The winners of APOY 2023 Round Six, Architecture are in! Here are the top 10 images uploaded to Photocrowd with comments by the AP team and our guest judge
Around 84 per cent of the UK’s population lives in urban environments. As such, the vast majority of us are surrounded by architecture in all its myriad forms – be that a view of a 1930s suburban street or the sight of an ultra-modern city skyline, all glass and steel. Despite architecture being for human use or habitation, it’s rare to see an architectural image that features the presence of humans. That presence is, however, very much implied, and gives many of the images an eerie, almost cinematic feel. Laura Allegri’s winning image in this
round is an exception to this norm, as is Hugo Salvador Garcia’s first-placed shot in Young APOY – and perhaps that’s what made those photographs stand out.
APOY 2023 Architecture Top 10
APOY 2023 Architecture Winner
1. Laura Allegri, Italy 100pts
Canon EOS M50 Mark II, 15-45mm at 15mm, 1/200sec at f/6.3, ISO 200
Guest judge Sharon Tenenbaum says: ‘This image epitomises a remarkable architectural shot, encompassing multiple crucial aspects. The captivating circular forms, artfully layered with varying tones and light, immediately draw my gaze. The photographer’s choice of black & white amplifies the emphasis on these shapes and their intricate structure.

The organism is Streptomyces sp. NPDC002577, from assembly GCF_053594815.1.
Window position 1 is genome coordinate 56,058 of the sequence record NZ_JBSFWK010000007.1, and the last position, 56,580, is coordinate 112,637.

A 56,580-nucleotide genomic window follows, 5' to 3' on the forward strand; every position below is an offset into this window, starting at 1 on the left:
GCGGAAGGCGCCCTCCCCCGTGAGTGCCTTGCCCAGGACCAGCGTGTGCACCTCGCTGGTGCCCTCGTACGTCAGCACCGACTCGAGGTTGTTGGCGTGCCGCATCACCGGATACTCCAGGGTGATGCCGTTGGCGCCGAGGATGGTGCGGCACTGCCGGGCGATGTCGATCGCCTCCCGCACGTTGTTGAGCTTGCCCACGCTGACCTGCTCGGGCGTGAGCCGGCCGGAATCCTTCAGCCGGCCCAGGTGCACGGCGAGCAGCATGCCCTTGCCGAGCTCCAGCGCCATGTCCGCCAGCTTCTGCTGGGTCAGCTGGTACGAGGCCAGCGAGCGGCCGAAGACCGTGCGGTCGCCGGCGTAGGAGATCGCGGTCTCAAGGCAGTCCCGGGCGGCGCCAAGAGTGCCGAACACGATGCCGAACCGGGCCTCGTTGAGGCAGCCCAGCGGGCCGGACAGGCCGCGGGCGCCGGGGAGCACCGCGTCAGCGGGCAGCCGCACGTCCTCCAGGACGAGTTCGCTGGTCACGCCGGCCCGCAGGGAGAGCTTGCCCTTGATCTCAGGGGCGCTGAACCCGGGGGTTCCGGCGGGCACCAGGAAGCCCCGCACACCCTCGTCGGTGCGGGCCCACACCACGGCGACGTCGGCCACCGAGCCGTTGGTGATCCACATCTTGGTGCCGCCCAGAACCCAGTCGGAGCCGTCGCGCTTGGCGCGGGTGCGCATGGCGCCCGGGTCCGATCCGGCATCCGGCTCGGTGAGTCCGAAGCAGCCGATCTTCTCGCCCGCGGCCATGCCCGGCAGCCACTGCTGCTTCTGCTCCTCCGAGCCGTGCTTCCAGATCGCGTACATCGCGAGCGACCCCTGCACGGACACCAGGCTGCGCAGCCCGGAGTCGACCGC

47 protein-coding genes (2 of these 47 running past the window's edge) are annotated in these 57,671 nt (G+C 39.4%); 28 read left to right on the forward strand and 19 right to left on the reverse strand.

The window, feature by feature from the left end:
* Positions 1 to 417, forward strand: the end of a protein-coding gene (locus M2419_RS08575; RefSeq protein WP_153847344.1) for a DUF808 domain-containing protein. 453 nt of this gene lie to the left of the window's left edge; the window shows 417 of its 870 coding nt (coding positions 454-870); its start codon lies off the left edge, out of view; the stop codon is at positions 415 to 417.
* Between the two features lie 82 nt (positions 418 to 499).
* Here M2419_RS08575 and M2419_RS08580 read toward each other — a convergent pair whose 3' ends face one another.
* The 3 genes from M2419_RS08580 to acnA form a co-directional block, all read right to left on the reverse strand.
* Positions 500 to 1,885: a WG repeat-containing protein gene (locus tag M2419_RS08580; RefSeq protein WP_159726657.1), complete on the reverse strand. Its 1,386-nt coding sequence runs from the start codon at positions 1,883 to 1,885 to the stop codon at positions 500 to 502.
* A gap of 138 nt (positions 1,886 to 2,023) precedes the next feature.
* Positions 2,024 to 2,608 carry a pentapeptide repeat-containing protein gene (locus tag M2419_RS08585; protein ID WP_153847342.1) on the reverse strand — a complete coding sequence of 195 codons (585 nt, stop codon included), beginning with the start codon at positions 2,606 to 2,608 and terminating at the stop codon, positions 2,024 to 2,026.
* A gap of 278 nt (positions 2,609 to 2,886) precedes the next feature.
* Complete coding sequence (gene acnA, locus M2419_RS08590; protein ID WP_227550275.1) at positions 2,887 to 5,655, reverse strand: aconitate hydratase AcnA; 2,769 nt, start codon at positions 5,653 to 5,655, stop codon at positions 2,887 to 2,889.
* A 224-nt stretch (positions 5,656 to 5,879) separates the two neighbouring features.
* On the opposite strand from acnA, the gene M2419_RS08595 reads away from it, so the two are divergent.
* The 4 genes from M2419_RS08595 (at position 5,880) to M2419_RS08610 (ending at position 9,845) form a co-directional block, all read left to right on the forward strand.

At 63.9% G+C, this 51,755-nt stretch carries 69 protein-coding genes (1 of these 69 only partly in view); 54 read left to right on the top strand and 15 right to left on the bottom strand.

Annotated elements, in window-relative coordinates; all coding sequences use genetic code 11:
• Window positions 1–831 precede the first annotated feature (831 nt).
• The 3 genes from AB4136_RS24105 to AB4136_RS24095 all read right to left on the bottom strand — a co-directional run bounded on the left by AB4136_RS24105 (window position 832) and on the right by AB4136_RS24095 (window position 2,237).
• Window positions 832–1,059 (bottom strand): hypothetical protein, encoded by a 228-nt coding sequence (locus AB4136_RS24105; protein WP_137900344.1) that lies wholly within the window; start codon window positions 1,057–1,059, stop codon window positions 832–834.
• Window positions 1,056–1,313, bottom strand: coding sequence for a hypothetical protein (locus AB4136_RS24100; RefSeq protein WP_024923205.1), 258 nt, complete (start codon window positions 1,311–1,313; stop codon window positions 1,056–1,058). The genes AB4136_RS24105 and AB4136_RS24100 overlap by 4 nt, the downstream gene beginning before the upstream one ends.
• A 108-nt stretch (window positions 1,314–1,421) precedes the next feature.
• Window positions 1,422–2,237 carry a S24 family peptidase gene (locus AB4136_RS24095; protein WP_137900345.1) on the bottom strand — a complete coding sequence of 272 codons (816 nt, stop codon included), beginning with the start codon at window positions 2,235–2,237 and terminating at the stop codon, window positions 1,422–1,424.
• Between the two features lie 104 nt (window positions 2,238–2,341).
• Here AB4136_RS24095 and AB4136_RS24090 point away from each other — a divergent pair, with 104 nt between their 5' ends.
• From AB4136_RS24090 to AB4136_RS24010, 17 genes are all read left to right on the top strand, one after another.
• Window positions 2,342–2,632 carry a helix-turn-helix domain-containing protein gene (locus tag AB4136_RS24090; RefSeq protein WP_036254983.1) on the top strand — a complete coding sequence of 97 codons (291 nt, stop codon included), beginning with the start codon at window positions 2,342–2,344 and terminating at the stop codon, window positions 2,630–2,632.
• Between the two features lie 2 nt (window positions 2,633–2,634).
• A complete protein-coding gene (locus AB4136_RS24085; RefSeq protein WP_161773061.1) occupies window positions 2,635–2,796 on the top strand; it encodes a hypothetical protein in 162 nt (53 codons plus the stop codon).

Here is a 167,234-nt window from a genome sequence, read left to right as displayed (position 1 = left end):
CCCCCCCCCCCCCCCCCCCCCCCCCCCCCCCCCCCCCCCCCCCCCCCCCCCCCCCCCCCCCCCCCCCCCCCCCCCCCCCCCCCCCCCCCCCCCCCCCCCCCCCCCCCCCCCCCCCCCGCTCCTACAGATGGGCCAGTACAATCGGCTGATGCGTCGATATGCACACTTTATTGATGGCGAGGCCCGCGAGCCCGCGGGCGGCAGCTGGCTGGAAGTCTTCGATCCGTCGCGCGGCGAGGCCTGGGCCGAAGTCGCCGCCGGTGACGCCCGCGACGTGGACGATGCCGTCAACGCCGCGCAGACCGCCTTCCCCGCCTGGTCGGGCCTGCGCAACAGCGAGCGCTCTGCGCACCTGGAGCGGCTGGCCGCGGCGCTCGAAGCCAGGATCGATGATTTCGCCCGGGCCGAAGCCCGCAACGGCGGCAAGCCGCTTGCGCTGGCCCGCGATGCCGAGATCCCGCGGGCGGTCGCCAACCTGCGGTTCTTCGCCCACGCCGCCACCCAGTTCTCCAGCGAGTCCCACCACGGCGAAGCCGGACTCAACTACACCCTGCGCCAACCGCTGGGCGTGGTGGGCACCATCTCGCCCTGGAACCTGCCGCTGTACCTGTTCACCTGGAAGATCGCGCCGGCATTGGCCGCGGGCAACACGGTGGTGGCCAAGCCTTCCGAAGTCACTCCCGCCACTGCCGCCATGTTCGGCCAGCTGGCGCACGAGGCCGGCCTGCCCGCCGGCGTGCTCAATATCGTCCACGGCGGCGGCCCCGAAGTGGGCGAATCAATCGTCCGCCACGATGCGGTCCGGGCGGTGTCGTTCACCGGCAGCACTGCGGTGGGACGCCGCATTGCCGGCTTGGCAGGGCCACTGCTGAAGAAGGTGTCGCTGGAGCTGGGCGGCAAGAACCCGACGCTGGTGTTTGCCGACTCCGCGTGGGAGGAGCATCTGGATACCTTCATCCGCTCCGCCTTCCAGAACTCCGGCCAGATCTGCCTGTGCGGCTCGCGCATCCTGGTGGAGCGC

Noteworthy are the three individuals, skilfully captured in the lower two-thirds of the frame, that spectacularly exemplify Cartier-Bresson’s ‘Decisive Moment’. Additionally, beyond their photogenic quality, they provide a focal point, impart a sense of scale to the structure, and effectively convey the structure’s purpose as a pedestrian ramp. In totality, the image harmonises numerous elements that define an outstanding architectural photograph.’
2. Roberto Crucitti,Cambodia 90pts
Canon EOS 7D Mark II, 10-22mm at 22mm, 1/30sec at f/5, ISO 100
Not a curve to be seen in this super-precise composition. There isn’t a line out of place, and it’s been perfectly framed from left to right and top to bottom. The transition from darkness to light is a hugely important part of this image, too. There’s just enough detail in the deeper tones on the left, while the paler ones are delicately rendered. The more time you spend allowing your eye to be drawn into this frame, the more you feel as if you’re part of an Escher drawing. Clever, subtle and complex.
3. David Boam, UK 80pts
Fujifilm X-T5, 10-24mm at 13mm, blended image of 2mins (sky) and 1/30sec (foreground) at f/8, ISO 125
David has cleverly managed to give Liverpool’s Metropolitan Cathedral an extra-terrestrial appearance. It would have been easy enough to photograph this edifice in dramatic light, but David’s more creative approach and vision has ensured a far more memorable, stylish result, in which the viewer’s gaze is drawn straight to the entrance and then up via the spires into the sky. The slick processing – where he did all the processing in B&W then laid the original colour version over the top – adds to the hyper-real effect. A memorable and confident image that deserves its third place.
4. Alan Edwards, UK 70pts
Fujifilm X100F, 23mm, 1/2400sec at f/5.6, ISO 400